But Italian, like other European lingoes, has an additional problem: The intrusion of words from English, clearly the lingua franca of our age (once it was French, but that is no longer the case). And the fact is that words such as break, know-how, bodyguard, bar, film, garage, smoking, babysitter, spin, mouse, welfare, look, are all concepts that can be expressed in pure Italian without any foreign assistance.

In addition, some frequently used English-sounding words such as footing (jogging), box (a private, single-car garage), stage (a period of internship), and ticket (the percentage of a health-system service to be paid by the patient) either don't really exist in English or have an entirely different meaning.

Legislative proposals of this sort are not new but the latest has been signed by representatives of all the political groups in Parliament with the exception of the Northern League which favors increased use of the northern dialects used in what they call "Padania", the area of Northern Italy around the river Po. Others believe dialects can increase separatism whereas the use of standard Italian has repeatedly proved a factor of greater unification. They would like to see an article stating that Italian is the national language inserted into the 1948 Italian Constitution.

The exaggerqated use of English words - particularly odd in a country where very few people speak decent English - is part of a trend that affects all of Europe (and not only) because of the ongoing influence of the United States in technology as well as in TV, movies and music - in other words, in popular culture (on one recent Italian TV program, one person said to another "Dammi cinque", "give me five", and you know where THAT came from).

But Italians are also getting lazy about their grammar and increasingly one hears people forgetting to use the subjunctive, which is probably one of the most beautiful verb tenses in the Italian language. It's true that in good Italian one is called on to use the subjunctive - the tense which expresses doubt - far more often than in most other languages (my take on this, is that, historically, Italians have always preferred doubt because it implies less commitment). But it is indeed lovely and if things go on as they are now it may be that the only people to use it regularly will be we philo-Italian foreigners.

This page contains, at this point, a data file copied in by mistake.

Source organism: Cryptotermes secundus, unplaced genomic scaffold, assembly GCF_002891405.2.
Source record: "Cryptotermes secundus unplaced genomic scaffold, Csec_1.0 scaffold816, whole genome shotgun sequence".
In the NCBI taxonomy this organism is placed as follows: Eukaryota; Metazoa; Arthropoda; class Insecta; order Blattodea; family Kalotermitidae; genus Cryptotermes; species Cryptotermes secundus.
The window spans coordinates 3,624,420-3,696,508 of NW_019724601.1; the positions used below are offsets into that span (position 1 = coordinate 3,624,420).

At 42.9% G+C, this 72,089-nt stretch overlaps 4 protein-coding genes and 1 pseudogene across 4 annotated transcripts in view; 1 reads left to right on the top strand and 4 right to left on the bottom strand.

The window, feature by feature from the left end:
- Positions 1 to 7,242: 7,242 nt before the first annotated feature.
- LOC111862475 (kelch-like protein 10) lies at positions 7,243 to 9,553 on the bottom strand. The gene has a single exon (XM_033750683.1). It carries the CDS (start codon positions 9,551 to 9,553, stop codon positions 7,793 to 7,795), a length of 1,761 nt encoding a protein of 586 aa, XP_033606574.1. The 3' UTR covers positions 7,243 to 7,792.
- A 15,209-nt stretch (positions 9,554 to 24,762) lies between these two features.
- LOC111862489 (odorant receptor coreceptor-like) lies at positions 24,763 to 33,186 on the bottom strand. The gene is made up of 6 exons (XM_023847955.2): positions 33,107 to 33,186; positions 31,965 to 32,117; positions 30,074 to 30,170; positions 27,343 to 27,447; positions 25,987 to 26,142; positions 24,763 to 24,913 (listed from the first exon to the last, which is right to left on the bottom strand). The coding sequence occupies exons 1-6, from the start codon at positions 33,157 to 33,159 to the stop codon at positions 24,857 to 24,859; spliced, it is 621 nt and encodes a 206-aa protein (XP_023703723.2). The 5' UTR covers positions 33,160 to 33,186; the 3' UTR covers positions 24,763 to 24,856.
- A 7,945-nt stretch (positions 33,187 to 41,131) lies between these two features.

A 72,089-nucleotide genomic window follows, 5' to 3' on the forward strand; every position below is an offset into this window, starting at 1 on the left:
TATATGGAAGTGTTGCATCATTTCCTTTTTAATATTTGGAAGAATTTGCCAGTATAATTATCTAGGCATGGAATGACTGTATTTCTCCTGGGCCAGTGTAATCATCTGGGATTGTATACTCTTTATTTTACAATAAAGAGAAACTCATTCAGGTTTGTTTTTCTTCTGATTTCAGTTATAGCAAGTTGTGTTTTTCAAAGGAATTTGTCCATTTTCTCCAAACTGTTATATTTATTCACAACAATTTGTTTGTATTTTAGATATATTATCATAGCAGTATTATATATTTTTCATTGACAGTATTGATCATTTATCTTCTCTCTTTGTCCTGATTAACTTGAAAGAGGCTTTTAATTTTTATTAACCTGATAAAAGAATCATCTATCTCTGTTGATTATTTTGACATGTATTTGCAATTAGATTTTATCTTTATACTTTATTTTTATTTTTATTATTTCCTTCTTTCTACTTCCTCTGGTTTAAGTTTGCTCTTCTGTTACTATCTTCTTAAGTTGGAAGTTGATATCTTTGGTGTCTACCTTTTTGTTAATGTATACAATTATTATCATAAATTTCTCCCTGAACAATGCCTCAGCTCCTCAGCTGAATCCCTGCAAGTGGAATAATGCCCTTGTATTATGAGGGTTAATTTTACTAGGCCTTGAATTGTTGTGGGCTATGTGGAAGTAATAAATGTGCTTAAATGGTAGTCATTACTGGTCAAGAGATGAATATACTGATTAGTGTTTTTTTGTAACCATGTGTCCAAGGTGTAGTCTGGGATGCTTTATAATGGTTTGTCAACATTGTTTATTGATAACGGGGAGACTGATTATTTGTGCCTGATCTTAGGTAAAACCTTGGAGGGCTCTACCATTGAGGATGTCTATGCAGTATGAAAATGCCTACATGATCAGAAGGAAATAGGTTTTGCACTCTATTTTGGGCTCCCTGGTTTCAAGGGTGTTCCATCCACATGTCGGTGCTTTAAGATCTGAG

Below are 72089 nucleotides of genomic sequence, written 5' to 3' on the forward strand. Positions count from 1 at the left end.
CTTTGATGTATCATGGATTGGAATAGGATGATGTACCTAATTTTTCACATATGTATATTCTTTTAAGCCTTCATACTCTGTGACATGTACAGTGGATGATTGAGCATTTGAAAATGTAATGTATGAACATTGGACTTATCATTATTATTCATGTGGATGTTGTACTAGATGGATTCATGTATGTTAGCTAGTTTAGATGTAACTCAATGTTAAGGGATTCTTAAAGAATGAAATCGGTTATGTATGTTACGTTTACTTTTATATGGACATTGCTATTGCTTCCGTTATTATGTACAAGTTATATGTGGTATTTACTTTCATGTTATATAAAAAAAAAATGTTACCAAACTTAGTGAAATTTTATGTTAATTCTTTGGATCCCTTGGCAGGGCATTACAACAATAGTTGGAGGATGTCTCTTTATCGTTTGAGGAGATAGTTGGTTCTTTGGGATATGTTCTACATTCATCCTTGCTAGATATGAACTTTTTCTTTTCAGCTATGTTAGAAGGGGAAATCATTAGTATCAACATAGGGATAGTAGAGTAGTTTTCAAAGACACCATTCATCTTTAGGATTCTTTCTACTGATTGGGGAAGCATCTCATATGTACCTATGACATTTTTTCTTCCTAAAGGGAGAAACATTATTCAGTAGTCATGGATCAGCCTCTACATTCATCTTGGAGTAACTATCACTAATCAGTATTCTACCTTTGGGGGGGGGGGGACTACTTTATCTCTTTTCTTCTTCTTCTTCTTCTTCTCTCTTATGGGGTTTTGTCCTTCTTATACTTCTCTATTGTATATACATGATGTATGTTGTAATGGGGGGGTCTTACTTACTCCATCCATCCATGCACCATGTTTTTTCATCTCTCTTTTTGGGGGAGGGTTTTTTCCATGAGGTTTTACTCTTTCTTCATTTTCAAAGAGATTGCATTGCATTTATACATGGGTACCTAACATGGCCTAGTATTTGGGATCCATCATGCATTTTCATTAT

Take a (popcorn) break PDF Print E-mail
Oct 20, 2009 at 04:58 PM
ImageDo Italians have smaller bladders than other nationalities? Well might you ask - especially after coming out of the movies and learning that in 2009, along with Greece, Malta and some movie theatres in Germany, Italy appears to be one of the few countries in the developed world where there is an intermission about halfway through a film, even if that happens to be in a rather important dramatic moment. Personally, not having a compulsion to rush out to the street to smoke a cigarette, and being able to get through a movie without having to pee (at least most of the time), I find this most annoying.

This intermission system goes back to the early days of the cinema when reels and possibly projectors needed to be changed to get through an entire movie. People could use those few minutes to stretch their legs or go to the bathroom (there was no need to go outside to smoke since in those fortunately far-gone days, in a movie theatre you could smoke to your heart's content. But with today's technology, even a three-hour film can be shown without any technical need for a break. So why do Italians hang on to their ïntervallo"? The only exceptions I know of are some film clubs and the Nuovo Sacher movie house in Rome which is owned by director Nanni Moretti who clearly concurs that the integrity of a film is sacrosanct.